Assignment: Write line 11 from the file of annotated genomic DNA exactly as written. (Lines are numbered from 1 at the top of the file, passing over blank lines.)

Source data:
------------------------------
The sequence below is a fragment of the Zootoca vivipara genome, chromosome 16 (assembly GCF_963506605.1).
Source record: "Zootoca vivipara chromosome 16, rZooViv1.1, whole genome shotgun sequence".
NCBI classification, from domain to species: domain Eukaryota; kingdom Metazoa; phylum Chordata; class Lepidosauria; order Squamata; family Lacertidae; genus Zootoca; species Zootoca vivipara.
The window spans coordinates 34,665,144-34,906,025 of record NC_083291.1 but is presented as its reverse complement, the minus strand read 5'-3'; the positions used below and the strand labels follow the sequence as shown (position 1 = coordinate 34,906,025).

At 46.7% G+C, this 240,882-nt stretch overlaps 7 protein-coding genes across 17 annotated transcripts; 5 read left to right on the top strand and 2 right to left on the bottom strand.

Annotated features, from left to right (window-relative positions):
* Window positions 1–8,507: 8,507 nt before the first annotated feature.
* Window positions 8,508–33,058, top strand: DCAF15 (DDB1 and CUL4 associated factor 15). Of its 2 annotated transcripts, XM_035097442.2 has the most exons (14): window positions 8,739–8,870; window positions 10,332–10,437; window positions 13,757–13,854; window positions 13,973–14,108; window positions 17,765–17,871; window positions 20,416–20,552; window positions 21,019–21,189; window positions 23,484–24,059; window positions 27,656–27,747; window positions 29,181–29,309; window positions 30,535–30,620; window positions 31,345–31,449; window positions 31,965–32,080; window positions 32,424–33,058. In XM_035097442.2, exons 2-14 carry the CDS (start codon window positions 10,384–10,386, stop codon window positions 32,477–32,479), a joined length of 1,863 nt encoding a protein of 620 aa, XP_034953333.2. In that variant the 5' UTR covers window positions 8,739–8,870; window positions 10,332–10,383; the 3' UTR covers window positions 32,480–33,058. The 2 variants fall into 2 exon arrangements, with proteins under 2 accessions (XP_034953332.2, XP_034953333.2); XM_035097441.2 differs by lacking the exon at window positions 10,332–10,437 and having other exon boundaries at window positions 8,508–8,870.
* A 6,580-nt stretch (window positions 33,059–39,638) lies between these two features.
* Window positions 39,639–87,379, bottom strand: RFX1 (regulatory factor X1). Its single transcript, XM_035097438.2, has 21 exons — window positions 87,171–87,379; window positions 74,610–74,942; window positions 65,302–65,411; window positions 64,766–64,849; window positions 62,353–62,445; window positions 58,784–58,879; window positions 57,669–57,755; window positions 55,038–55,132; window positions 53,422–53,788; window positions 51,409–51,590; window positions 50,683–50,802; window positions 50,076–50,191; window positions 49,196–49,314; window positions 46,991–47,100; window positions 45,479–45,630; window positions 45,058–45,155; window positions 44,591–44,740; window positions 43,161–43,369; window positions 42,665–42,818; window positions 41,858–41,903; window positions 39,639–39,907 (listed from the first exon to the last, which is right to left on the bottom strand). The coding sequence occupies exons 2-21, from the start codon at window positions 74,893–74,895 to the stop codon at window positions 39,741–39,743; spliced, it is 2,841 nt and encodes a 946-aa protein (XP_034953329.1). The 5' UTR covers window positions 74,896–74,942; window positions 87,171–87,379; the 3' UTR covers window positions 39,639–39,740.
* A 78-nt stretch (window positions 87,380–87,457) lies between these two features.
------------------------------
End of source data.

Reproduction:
* A 78-nt stretch (window positions 87,380–87,457) lies between these two features.